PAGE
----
The DOE is seeking applications to develop and demonstrate electroactive salts and/or additives that provide robust overcharge abuse tolerance. The material must provide overcharge protection up to and including C/3 charging rates, and must not result in degradation of other cell components or properties such as the electrolyte cost, discharge and regen power capability, or cycle and calendar life.
Nickelate and cobalt-based cathode materials are particularly susceptible to overcharge abuse, and thus overcharge shuttles that activate in the range of 4.1-4.5V are of particular interest. In addition, development of an alternative salt that is more stable and lower cost than existing salts (LiPF6) will also be considered.
Scalable Manufacturing Processes for Li-ion Battery Materials and Components. The DOE is seeking applications for development of improved scalable manufacturing processes for the production of low-cost, high-quality Li-ion battery materials and components for PHEVs. Developers should clearly describe the process for production and material or component that will be improved, and what specific problem the proposed work will overcome (e.g. improved cathode stability, lower cost materials or components).
Developers may choose the particular battery materials or component to be used for the improved process method, but must clearly explain and demonstrate all of the advantages (e.g., reduced cost, improved quality, and improved performance) of the proposed production method and specific chemistry. Developers shall also describe what metric besides cost is to be used to measure material/component quality.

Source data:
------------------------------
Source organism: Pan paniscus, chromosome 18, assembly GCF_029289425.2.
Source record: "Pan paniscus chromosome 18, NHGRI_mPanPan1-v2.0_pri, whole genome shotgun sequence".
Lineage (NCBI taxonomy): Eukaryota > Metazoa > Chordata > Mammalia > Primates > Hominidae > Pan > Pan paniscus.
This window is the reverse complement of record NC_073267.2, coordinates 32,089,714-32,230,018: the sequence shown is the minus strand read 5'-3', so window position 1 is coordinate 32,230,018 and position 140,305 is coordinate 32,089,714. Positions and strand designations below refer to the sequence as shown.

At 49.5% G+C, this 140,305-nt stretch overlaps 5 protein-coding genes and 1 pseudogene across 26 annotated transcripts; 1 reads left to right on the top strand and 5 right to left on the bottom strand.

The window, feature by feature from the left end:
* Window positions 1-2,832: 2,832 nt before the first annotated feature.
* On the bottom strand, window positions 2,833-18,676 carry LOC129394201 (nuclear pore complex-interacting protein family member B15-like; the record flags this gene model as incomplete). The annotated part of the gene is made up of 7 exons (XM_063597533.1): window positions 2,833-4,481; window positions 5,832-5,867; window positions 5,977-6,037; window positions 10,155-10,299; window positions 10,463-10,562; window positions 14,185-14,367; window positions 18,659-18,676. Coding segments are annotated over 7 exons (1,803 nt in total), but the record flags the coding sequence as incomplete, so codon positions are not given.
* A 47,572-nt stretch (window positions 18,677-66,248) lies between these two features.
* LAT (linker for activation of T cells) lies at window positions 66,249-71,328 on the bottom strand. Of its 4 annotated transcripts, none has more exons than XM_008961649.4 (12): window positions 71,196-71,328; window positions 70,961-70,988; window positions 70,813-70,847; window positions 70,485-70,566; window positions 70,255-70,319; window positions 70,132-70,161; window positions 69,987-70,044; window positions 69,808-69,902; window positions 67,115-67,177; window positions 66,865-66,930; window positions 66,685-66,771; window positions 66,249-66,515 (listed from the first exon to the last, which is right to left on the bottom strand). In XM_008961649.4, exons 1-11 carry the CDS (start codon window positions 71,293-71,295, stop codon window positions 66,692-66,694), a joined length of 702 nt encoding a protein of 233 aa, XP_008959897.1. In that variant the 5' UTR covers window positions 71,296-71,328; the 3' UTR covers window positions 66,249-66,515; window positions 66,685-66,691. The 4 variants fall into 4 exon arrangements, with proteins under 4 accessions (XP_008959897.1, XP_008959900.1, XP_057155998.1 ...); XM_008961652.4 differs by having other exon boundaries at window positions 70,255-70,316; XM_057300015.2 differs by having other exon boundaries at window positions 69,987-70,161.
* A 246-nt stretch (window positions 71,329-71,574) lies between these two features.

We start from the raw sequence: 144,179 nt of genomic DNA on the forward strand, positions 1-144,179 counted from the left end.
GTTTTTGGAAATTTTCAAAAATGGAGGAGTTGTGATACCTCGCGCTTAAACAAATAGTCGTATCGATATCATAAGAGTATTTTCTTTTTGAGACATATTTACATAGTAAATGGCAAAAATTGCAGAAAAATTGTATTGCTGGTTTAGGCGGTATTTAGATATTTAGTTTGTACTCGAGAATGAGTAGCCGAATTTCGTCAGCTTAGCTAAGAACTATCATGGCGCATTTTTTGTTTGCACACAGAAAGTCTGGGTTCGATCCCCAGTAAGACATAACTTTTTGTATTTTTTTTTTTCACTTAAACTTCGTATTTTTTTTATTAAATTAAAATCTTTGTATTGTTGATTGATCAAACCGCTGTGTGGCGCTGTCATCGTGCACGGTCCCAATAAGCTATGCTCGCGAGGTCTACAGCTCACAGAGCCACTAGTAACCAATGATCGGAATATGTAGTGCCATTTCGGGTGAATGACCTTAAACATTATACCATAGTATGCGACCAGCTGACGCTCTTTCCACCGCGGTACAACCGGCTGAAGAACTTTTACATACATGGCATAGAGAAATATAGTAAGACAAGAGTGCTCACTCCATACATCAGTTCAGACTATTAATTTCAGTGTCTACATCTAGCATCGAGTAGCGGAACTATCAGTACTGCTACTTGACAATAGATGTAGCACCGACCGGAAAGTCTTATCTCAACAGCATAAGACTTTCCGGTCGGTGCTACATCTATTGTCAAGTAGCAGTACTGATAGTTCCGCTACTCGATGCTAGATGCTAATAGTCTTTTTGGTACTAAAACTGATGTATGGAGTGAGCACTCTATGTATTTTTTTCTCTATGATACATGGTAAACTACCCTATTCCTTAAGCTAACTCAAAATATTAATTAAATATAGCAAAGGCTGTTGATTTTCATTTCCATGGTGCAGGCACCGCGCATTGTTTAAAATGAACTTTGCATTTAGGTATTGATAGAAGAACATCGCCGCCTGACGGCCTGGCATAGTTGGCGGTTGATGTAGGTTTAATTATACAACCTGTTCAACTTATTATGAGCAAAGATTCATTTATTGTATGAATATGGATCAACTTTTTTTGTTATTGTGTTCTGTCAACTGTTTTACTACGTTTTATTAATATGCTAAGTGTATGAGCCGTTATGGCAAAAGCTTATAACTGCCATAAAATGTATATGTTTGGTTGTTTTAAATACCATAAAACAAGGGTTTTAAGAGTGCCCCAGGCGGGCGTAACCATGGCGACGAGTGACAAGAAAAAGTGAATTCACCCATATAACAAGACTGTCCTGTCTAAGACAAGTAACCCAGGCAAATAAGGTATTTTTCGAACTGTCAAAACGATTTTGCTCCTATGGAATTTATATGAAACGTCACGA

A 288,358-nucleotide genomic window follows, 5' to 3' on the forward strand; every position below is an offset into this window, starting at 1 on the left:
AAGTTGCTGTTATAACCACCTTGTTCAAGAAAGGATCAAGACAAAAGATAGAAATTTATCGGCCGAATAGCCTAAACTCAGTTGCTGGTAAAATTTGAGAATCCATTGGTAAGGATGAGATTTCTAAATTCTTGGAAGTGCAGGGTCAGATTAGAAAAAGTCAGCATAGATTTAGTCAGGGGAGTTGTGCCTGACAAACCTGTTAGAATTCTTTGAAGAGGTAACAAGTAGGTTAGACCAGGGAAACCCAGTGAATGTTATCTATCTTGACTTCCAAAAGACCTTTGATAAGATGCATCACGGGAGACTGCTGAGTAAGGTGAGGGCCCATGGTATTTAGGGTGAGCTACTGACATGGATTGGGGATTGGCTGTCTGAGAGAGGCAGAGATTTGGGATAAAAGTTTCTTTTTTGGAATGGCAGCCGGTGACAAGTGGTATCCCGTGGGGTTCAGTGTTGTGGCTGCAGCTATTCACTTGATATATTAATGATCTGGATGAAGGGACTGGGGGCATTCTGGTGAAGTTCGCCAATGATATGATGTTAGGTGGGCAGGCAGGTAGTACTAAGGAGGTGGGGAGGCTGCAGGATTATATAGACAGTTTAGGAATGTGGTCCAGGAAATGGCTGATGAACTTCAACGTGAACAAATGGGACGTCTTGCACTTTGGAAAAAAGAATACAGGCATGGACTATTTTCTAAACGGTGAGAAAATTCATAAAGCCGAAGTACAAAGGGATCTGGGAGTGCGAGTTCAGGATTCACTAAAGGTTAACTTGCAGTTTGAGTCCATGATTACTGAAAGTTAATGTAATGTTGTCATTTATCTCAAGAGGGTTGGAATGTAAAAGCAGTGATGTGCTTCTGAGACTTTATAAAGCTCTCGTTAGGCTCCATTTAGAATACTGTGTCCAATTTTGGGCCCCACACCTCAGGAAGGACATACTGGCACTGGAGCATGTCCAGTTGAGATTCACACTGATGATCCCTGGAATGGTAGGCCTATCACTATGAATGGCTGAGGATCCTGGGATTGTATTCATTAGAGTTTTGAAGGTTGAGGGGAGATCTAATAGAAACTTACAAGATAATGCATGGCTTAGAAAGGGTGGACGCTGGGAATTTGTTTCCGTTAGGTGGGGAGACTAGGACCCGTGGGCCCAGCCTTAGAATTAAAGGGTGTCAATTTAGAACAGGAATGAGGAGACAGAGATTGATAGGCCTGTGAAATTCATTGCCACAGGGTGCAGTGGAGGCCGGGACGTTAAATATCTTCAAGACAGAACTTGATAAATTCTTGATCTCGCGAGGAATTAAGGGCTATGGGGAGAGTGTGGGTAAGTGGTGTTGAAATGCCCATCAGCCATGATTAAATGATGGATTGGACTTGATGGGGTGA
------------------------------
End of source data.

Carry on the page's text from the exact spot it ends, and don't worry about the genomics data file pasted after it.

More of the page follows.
HEAVY-DUTY TRUCK TRAILERS
Earlier DOE work with the Truck Manufacturers Association (TMA) showed that substantial fuel economy improvements can be achieved through aggressive reductions in the aerodynamic drag of heavy-duty truck trailers.
The primary focus of this solicitation is to support the development of trailers that achieve a 20% reduction in aerodynamic drag (leading to approximately a 10% improvement in fuel economy) compared to current, conventional trailers. An alternate option would be for proposing teams to present integrated aerodynamic solutions leading to a 15% improvement in fuel economy for the tractor/trailer combination.
Work under either the primary focus or the alternate option is expected to help focus industry efforts to identify and downselect aerodynamic devices; conduct fleet evaluations to glean relevant real world data; and coalesce aerodynamic options into saleable, comprehensive system solutions providing an attractive rate of return for fleet customers.
The DOE is encouraging applicants to be a high-volume Class VII or VIII heavy-duty trailer and/or truck/trailer manufacturer currently producing greater than 1,000 trailers or tractors/trailers annually in the United States with other team members being subcontractors to the applicant. Applications from other entities will only be considered if a high volume (greater than 1,000 trailers/tractors produced annually) manufacturer is a team member.
Advanced aerodynamic solutions developed under this program should be capable of being economically mass-produced, safe, and amenable to the broad commercial truck market. Factory installed aerodynamic solutions expected to achieve a 20% reduction in trailer aerodynamic drag or 15% improvement in overall fuel economy of the tractor/trailer combination shall be available for purchase by truck fleets within 2 1/2 years from project start date, according to the DOE.
FY 08 Vehicle Technologies Program Wide FOA Funding Opportunity Number: DE-PS26-08NT01045-00